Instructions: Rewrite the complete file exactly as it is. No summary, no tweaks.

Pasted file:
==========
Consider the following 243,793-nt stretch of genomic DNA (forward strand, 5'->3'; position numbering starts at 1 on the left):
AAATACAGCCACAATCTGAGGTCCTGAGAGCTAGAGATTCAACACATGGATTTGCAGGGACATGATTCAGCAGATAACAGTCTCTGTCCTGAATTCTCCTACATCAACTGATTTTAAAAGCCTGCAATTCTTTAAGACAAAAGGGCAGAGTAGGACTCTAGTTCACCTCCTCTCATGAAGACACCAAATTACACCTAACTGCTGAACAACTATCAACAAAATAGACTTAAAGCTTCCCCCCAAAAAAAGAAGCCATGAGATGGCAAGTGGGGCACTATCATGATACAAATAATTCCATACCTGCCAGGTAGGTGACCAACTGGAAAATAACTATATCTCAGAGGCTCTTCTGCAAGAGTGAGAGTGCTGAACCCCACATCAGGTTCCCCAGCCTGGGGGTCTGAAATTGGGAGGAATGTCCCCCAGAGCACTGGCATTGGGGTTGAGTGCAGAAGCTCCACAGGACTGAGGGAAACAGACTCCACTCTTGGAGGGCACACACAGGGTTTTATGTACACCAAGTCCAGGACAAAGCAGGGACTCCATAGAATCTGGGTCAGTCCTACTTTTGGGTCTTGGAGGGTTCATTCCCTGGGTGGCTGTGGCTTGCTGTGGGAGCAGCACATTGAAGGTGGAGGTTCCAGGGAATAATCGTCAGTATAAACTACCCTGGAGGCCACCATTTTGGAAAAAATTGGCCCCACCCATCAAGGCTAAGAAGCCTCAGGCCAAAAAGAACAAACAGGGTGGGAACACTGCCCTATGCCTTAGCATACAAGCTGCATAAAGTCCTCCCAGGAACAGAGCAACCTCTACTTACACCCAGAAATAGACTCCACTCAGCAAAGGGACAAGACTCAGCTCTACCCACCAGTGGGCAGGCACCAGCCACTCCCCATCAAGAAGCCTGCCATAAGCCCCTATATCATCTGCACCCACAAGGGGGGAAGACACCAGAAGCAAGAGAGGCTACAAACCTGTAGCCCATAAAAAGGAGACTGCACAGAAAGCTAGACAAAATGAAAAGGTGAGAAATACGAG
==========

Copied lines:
Consider the following 243,793-nt stretch of genomic DNA (forward strand, 5'->3'; position numbering starts at 1 on the left):
AAATACAGCCACAATCTGAGGTCCTGAGAGCTAGAGATTCAACACATGGATTTGCAGGGACATGATTCAGCAGATAACAGTCTCTGTCCTGAATTCTCCTACATCAACTGATTTTAAAAGCCTGCAATTCTTTAAGACAAAAGGGCAGAGTAGGACTCTAGTTCACCTCCTCTCATGAAGACACCAAATTACACCTAACTGCTGAACAACTATCAACAAAATAGACTTAAAGCTTCCCCCCAAAAAAAGAAGCCATGAGATGGCAAGTGGGGCACTATCATGATACAAATAATTCCATACCTGCCAGGTAGGTGACCAACTGGAAAATAACTATATCTCAGAGGCTCTTCTGCAAGAGTGAGAGTGCTGAACCCCACATCAGGTTCCCCAGCCTGGGGGTCTGAAATTGGGAGGAATGTCCCCCAGAGCACTGGCATTGGGGTTGAGTGCAGAAGCTCCACAGGACTGAGGGAAACAGACTCCACTCTTGGAGGGCACACACAGGGTTTTATGTACACCAAGTCCAGGACAAAGCAGGGACTCCATAGAATCTGGGTCAGTCCTACTTTTGGGTCTTGGAGGGTTCATTCCCTGGGTGGCTGTGGCTTGCTGTGGGAGCAGCACATTGAAGGTGGAGGTTCCAGGGAATAATCGTCAGTATAAACTACCCTGGAGGCCACCATTTTGGAAAAAATTGGCCCCACCCATCAAGGCTAAGAAGCCTCAGGCCAAAAAGAACAAACAGGGTGGGAACACTGCCCTATGCCTTAGCATACAAGCTGCATAAAGTCCTCCCAGGAACAGAGCAACCTCTACTTACACCCAGAAATAGACTCCACTCAGCAAAGGGACAAGACTCAGCTCTACCCACCAGTGGGCAGGCACCAGCCACTCCCCATCAAGAAGCCTGCCATAAGCCCCTATATCATCTGCACCCACAAGGGGGGAAGACACCAGAAGCAAGAGAGGCTACAAACCTGTAGCCCATAAAAAGGAGACTGCACAGAAAGCTAGACAAAATGAAAAGGTGAGAAATACGAG